Figure 5. Latent memory capacity clusters obtained from Gaussian finite mixture modeling using pooled data from Experiments 1 and 2. Different shapes indicate different clusters. The numbers in gray indicate the cluster ID.
Figure 6. (A) The proportion of younger and older adults among the four clusters at set size 12. (B) The proportion of younger and older adults divided across high and low memory capacity groups among the four clusters at set size 12. The high and low memory capacity groups were derived from each experiment. The K-values under the bars indicate mean memory capacity for each cluster.
A decline in VWM capacity at large set sizes was observed among both younger and older adults with low capacity in Experiment 1. By increasing the encoding time for objects in Experiment 2, we found that low-capacity younger adults recovered from the deficit whereas low-capacity older adults did not. Our results indicate that encoding time plays a critical role in the decline; however, increased encoding time might not be sufficiently effective for low-capacity older adults, as they did not show any recovery from the deficit even when additional time was provided for VWM encoding.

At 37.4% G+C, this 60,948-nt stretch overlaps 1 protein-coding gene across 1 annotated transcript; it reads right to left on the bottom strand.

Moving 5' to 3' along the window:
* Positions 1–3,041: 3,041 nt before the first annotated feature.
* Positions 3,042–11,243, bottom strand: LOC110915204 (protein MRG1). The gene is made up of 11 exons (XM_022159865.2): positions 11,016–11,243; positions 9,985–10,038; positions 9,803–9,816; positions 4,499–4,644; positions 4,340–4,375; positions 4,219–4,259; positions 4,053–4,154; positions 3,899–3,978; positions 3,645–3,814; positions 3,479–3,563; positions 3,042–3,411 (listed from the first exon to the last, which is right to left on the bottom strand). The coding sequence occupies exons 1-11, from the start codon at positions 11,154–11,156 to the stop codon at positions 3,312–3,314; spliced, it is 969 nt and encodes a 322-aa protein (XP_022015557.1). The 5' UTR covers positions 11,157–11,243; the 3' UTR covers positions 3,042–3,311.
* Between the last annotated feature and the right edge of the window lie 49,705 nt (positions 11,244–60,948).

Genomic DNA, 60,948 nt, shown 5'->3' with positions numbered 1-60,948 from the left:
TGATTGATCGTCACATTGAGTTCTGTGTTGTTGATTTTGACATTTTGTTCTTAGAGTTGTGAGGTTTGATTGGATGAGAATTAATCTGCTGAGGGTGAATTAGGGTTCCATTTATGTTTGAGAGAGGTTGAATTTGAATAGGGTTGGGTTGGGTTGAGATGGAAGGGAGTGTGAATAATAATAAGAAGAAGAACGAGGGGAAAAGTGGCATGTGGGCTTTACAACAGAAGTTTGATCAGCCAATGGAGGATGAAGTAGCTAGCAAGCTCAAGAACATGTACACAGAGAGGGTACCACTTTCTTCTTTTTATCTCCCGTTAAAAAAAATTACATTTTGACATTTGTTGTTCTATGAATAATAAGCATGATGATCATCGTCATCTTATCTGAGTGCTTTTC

The current study investigated the stability of VWM capacity, as measured by a change detection task, across age and set sizes. A decline in VWM capacity at large set sizes was observed in both younger and older adults with low memory capacity; however, only younger adults recovered from this decline when additional time was provided for object encoding. These results suggest a marked age-related deficit in VWM with overload and that stability in VWM capacity, as estimated by a change detection paradigm, depends on the age and memory capacity of each individual.
Cusack et al. (2009) suggested that VWM capacity estimated by a change detection paradigm would likely induce a decrease at large set sizes, whereas VWM capacity estimated by a whole report paradigm would not. However, the relatively higher age of their participants rendered their assertions inconclusive. A decline with overload might reflect the effects of aging (see Cowan et al., 2006; Logie and Maylor, 2009; Brockmole and Logie, 2013) above and beyond the differences in paradigms. By examining performance during a change detection task separately in younger and older adults, the present results showed that only older adults exhibit a decline at large set sizes (based on group averages). Although it is difficult to dissociate the effects of aging-related declines in fluid intelligence (McArdle et al., 2002), our results suggest that this decline is closely associated with general aging.
The stability of VWM capacity in younger adults manifested only when data were averaged across individuals. Our analysis assesing individual differences revealed that a decrease was also observed among younger adults with low capacity. These results suggest that a decline at large set sizes depends not only on age, but also on each person's memory capacity. Experiment 2 showed that older adults with low capacity did not recover from a decline in VWM capacity even when additional time was provided for encoding, which was different from what was observed among younger adults with low capacity. Low-capacity older adults were more likely to show a marked deficit in VWM as compared to other groups (see also Jost et al., 2011).